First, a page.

In 2004, Laterna magika created the production Argonauts to commission for the Greek Olympic Committee. Choreographed by Jan Kodet, it was premiered on the eve of the Summer Olympic Games in Athens. The following year, the co-production with France’s La Compagnie Commune Rendez-vous, choreographed by Jean-Pierre Aviotte, was first performed in Avignon. In 2008, Laterna magika celebrated its 50th anniversary with the production Cocktail 008, made up of extracts from its best repertoire works, and supplemented with a bonus in the form of the short retro revue Code 58.08, which was created to mark the anniversary of Expo 58 and premiered under the title The Brussels Dream in May 2008.
Laterna magika with National Theatre again
In 2010, Laterna magika was reintegrated in the National Theatre. From 1 January 2010 to 31 December 2011, it operated as the National Theatre’s fourth company, headed for nine years by its artistic director, Zdeněk Prokeš. The spring of 2011 saw the premiere of the Legends of Magic Prague, directed by Jiří Srnec and choreographed by Petr Zuska, in which Laterna magika returned to its artistic legacy: the traditional combination of theatre with film and dance. In the 2011/12 season, the production Wonderful Circus celebrated its 35th birthday and Cocktail 008 was transformed into the new retro show Cocktail 012 – The Best of. The mixed bill was modified and the oldest repertoire pieces served as the basis for the reconstruction of the legendary The Breakneck Ride, a sequence from the 1966 piece Variations.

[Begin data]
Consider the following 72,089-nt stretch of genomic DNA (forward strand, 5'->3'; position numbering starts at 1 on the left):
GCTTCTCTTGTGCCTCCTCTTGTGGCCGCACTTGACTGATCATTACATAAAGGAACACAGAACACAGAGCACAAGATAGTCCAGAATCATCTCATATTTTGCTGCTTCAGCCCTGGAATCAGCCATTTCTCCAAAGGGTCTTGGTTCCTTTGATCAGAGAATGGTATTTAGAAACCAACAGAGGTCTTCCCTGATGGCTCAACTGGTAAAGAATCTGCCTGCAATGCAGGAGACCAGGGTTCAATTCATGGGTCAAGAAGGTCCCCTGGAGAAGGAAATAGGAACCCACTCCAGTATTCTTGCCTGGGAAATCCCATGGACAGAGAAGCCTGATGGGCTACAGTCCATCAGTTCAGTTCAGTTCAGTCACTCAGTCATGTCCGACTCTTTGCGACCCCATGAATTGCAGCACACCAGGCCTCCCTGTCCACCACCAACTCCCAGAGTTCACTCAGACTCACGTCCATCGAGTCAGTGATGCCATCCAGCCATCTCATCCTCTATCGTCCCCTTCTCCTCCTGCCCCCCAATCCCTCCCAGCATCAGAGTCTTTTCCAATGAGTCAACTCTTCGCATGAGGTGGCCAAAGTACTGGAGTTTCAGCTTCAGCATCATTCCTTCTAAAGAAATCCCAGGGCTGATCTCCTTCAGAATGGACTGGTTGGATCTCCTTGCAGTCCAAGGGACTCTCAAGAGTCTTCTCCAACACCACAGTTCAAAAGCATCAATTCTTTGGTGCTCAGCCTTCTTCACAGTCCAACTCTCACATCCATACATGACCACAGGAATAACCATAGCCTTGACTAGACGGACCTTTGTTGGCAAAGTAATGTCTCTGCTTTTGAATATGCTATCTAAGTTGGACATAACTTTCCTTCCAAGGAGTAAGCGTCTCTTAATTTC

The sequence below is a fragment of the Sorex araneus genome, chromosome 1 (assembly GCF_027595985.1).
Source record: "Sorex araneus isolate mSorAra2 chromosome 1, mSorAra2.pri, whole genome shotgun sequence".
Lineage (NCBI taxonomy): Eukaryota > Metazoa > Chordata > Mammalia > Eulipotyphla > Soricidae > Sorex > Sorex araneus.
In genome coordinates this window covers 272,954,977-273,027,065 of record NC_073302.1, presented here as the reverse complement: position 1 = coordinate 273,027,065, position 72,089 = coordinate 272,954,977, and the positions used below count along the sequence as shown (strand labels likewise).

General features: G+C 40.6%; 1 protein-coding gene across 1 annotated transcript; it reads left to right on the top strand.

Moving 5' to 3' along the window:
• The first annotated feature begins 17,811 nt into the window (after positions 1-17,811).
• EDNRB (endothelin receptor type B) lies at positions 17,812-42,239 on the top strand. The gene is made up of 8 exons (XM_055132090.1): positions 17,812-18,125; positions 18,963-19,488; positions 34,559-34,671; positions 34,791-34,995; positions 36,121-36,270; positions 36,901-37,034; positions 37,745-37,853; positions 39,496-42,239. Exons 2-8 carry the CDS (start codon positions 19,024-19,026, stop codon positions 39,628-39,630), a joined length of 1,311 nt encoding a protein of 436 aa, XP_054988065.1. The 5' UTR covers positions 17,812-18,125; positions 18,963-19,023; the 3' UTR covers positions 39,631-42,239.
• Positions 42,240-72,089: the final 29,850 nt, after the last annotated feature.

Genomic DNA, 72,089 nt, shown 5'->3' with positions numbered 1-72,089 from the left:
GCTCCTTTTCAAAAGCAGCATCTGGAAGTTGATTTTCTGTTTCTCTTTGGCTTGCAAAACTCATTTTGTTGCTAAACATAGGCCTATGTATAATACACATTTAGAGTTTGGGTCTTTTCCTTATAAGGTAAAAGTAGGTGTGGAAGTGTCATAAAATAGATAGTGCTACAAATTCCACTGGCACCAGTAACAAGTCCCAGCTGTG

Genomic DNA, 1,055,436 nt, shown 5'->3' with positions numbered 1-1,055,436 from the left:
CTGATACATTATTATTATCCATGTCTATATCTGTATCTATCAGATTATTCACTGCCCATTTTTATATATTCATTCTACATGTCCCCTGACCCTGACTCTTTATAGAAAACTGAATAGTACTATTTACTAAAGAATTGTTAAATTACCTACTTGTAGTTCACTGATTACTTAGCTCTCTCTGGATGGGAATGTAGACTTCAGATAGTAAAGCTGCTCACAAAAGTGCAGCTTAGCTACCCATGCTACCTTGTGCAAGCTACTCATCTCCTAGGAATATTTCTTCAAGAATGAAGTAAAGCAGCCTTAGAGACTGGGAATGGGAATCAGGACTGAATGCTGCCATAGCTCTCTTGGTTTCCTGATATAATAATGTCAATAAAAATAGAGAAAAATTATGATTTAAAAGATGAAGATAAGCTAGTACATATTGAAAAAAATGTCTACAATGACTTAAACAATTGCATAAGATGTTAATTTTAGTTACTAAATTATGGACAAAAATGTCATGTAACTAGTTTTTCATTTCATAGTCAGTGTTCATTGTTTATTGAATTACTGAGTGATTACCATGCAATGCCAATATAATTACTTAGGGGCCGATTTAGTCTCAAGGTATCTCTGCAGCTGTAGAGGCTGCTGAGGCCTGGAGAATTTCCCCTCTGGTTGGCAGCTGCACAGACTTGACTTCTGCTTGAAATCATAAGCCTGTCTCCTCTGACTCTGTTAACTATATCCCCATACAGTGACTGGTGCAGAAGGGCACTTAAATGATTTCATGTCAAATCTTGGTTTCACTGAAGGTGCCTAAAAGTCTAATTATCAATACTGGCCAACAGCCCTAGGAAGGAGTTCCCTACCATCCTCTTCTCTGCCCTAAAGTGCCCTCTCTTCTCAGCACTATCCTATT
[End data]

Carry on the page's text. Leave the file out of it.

In the 2012/13 season Laterna magika premiered two titles. The first of them, a short family show As Far As I See, directed by Maria Procházková, is intended for the youngest audiences and schools, and has also been performed in a version interpreted into sign language. In March 2013, the New Stage hosted the premiere of the experimental production Anticodes, inspired by Václav Havel’s eponymous 1960s visual poetry and directed by Braňo Mazúch. The major principle applied in the production by the multimedia artist Dan Gregor, the sound designer Stanislav Abrahám and the choreographer Věra Ondrašíková was real-time tracking, detecting people and objects in pre-determined zones.
In the 2013/14 season, Laterna magika premiered the critically acclaimed dance and multimedia project Human Locomotion, depicting episodes from the life of the famous British photographer and inventor Eadweard Muybridge. The production was created by the SKUTR tandem (the stage directors Martin Kukučka and Lukáš Trpišovský) and other seasoned artists, including the set designer Jakub Kopecký, the choreographer Jan Kodet and the composer Petr Kaláb.
Laterna magika continued in this direction, creating a new piece for the whole family during the 2015/2016 season – The Little Prince inspired by world famous book by Antione de Saint-Exupéry, directed by Vladimír Morávek. In March 2017, Laterna magika introduced new dance show Cube directed by the head of the artistic ensemble Pavel Knolle and with choreography by David Stránský and Štěpán Pechar. The year 2018 marked the 60th anniversary of Laterna magika and the ensemble created a new dance visual show for the whole family: The Garden, inspired by a book of the famous Czech visual artist, puppeteer and animator Jiří Trnka, but foremost by the fantasy of dancers and creators discovering their childhood memories.